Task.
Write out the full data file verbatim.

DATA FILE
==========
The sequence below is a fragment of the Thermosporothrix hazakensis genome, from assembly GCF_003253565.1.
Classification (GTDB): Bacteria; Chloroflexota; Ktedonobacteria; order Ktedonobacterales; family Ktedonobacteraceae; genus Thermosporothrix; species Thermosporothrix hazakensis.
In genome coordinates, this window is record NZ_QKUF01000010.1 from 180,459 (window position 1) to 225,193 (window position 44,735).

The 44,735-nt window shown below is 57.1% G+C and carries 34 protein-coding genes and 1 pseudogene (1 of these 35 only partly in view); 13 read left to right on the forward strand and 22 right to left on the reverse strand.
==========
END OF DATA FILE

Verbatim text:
The sequence below is a fragment of the Thermosporothrix hazakensis genome, from assembly GCF_003253565.1.
Classification (GTDB): Bacteria; Chloroflexota; Ktedonobacteria; order Ktedonobacterales; family Ktedonobacteraceae; genus Thermosporothrix; species Thermosporothrix hazakensis.
In genome coordinates, this window is record NZ_QKUF01000010.1 from 180,459 (window position 1) to 225,193 (window position 44,735).

The 44,735-nt window shown below is 57.1% G+C and carries 34 protein-coding genes and 1 pseudogene (1 of these 35 only partly in view); 13 read left to right on the forward strand and 22 right to left on the reverse strand.